One minute you’re sleeping; the next minute emergency warnings sound and your city is being evacuated.
A tsunami threatened the Pacific Rim on Saturday, with an 8.8-magnitude earthquake off Chile sending potentially deadly waves across the ocean at the speed of a jetliner.
Hawaii woke residents with sirens, alerting them to the waves. A tsunami warning â€” the highest alert level â€” was issued earlier for the island chain. Boats and people near the coast were being evacuated. Hilo International Airport, located along the coast, was closed.
Residents lined up at supermarkets to stock up on water, canned food and batteries. Cars lined up 15 long at several gas stations.
The first waves were expected at 11:19 a.m. Saturday (4:19 p.m. EST; 2119 GMT). Most Pacific Rim nations, awaiting further data, did not order evacuations but advised people in low-lying areas to be on the lookout.
In Tonga, however, police and defense forces have begun a mass evacuation from low-lying coastal areas as they warned residents that tsunami waves about three feet (one meter) high could wash ashore within three hours.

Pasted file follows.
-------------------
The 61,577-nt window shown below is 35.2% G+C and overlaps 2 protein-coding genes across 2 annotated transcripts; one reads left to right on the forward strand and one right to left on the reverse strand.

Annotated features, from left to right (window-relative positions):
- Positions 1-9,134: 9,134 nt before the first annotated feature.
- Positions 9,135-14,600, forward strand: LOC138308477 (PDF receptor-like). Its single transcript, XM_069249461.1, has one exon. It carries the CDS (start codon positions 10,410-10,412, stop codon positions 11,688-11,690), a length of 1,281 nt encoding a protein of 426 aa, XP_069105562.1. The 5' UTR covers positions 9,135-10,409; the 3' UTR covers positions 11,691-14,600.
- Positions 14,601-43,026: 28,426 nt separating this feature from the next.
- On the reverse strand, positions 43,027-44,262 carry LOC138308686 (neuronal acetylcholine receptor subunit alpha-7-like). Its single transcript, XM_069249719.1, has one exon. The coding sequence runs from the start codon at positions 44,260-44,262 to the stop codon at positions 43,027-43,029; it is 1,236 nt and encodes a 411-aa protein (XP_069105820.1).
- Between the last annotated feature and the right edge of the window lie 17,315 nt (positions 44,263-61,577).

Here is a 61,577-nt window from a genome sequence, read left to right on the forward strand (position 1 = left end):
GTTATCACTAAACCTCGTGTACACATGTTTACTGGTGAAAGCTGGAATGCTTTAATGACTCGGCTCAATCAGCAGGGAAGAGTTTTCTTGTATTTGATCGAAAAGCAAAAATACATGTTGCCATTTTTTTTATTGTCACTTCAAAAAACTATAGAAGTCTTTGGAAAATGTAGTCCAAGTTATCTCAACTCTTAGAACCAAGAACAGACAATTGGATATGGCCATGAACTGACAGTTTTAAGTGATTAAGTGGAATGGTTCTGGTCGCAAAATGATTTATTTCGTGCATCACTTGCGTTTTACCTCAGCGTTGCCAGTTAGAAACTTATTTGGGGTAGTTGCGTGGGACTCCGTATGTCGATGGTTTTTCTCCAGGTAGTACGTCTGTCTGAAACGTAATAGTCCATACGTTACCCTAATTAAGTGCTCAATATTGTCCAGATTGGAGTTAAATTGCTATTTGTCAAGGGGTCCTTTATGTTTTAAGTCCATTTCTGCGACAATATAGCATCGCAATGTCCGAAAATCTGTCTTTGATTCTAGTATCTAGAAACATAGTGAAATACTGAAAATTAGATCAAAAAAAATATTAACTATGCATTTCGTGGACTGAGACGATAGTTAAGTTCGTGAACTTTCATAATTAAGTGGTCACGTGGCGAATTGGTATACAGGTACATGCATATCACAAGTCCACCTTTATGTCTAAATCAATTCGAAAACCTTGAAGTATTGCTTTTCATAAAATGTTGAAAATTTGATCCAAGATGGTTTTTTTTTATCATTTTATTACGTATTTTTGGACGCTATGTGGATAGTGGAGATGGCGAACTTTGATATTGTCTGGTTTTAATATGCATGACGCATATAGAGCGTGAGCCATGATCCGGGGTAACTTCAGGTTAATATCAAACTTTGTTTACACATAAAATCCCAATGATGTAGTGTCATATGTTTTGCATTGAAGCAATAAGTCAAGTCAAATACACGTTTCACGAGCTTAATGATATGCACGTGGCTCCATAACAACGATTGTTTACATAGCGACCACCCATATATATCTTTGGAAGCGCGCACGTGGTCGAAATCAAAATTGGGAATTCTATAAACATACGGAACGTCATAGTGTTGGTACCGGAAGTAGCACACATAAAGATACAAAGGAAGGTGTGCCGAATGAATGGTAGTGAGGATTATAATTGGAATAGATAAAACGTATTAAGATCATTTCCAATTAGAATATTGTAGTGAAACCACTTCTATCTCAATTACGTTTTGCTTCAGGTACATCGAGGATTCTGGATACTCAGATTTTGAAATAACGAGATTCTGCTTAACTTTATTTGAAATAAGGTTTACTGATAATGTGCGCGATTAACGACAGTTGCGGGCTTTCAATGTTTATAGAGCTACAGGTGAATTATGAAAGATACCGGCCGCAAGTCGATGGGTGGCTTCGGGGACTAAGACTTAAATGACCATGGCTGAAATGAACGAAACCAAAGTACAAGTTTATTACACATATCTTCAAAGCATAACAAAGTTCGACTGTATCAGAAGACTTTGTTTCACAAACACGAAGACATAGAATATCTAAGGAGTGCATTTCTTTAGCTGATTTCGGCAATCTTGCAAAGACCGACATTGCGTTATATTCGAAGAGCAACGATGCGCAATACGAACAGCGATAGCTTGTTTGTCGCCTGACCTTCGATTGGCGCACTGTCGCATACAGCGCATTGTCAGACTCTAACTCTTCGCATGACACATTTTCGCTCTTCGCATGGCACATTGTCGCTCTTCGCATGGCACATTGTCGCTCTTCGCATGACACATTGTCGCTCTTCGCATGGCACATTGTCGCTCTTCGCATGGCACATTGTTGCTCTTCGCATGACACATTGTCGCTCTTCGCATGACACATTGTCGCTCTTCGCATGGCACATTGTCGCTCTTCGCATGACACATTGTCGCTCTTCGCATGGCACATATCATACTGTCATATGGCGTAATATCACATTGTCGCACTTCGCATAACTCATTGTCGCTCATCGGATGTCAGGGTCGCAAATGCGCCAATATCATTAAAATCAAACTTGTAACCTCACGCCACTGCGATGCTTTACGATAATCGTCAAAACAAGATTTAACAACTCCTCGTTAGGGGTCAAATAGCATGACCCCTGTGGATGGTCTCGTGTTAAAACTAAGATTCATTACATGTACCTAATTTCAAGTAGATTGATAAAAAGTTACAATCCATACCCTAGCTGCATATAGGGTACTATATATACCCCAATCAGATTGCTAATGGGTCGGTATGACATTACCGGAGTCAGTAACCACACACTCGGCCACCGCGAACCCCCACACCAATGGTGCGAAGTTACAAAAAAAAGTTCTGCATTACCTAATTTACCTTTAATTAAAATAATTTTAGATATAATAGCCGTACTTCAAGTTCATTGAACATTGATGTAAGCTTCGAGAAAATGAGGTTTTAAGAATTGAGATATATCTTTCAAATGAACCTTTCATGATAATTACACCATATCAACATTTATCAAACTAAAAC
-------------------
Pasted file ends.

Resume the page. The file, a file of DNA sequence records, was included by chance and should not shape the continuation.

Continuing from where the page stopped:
If we knew when an emergency is going to strike, we would never have to be prepared. But if recent events have proven anything, it’s that we never know what to expect or when it is coming.
Are we promoting fear? Some will argue yes.
We suggest that we are promoting awareness.
When an emergency happens, do you really want to be standing at a supermarket, gas station or bank? Or would you be better off being able to skip these steps, ready to evacuate or shelter-in-place at a moment’s notice?